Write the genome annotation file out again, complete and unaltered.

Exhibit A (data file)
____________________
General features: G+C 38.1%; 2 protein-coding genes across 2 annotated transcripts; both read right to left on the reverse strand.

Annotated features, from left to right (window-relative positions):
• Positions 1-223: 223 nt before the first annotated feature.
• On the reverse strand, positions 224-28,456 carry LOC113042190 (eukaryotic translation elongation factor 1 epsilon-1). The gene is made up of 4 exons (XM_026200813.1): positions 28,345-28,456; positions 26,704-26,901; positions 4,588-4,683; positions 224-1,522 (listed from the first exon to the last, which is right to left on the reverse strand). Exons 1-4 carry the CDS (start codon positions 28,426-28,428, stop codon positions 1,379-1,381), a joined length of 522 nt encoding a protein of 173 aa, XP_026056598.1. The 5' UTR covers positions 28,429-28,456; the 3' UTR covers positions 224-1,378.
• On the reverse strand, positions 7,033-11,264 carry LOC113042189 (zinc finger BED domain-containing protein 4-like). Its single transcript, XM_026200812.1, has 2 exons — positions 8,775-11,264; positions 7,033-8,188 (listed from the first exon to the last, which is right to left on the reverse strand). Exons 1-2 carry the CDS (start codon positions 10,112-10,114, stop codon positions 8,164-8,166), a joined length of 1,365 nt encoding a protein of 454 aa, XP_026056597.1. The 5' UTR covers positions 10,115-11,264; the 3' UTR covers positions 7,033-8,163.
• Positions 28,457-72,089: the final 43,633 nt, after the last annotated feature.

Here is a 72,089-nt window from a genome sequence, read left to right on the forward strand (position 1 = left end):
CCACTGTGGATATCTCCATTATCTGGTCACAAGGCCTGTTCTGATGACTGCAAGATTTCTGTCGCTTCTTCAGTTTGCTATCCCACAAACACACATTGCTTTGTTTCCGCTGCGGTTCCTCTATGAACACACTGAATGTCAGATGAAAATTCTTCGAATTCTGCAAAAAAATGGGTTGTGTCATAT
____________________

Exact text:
General features: G+C 38.1%; 2 protein-coding genes across 2 annotated transcripts; both read right to left on the reverse strand.

Annotated features, from left to right (window-relative positions):
• Positions 1-223: 223 nt before the first annotated feature.
• On the reverse strand, positions 224-28,456 carry LOC113042190 (eukaryotic translation elongation factor 1 epsilon-1). The gene is made up of 4 exons (XM_026200813.1): positions 28,345-28,456; positions 26,704-26,901; positions 4,588-4,683; positions 224-1,522 (listed from the first exon to the last, which is right to left on the reverse strand). Exons 1-4 carry the CDS (start codon positions 28,426-28,428, stop codon positions 1,379-1,381), a joined length of 522 nt encoding a protein of 173 aa, XP_026056598.1. The 5' UTR covers positions 28,429-28,456; the 3' UTR covers positions 224-1,378.
• On the reverse strand, positions 7,033-11,264 carry LOC113042189 (zinc finger BED domain-containing protein 4-like). Its single transcript, XM_026200812.1, has 2 exons — positions 8,775-11,264; positions 7,033-8,188 (listed from the first exon to the last, which is right to left on the reverse strand). Exons 1-2 carry the CDS (start codon positions 10,112-10,114, stop codon positions 8,164-8,166), a joined length of 1,365 nt encoding a protein of 454 aa, XP_026056597.1. The 5' UTR covers positions 10,115-11,264; the 3' UTR covers positions 7,033-8,163.
• Positions 28,457-72,089: the final 43,633 nt, after the last annotated feature.

Here is a 72,089-nt window from a genome sequence, read left to right on the forward strand (position 1 = left end):
CCACTGTGGATATCTCCATTATCTGGTCACAAGGCCTGTTCTGATGACTGCAAGATTTCTGTCGCTTCTTCAGTTTGCTATCCCACAAACACACATTGCTTTGTTTCCGCTGCGGTTCCTCTATGAACACACTGAATGTCAGATGAAAATTCTTCGAATTCTGCAAAAAAATGGGTTGTGTCATAT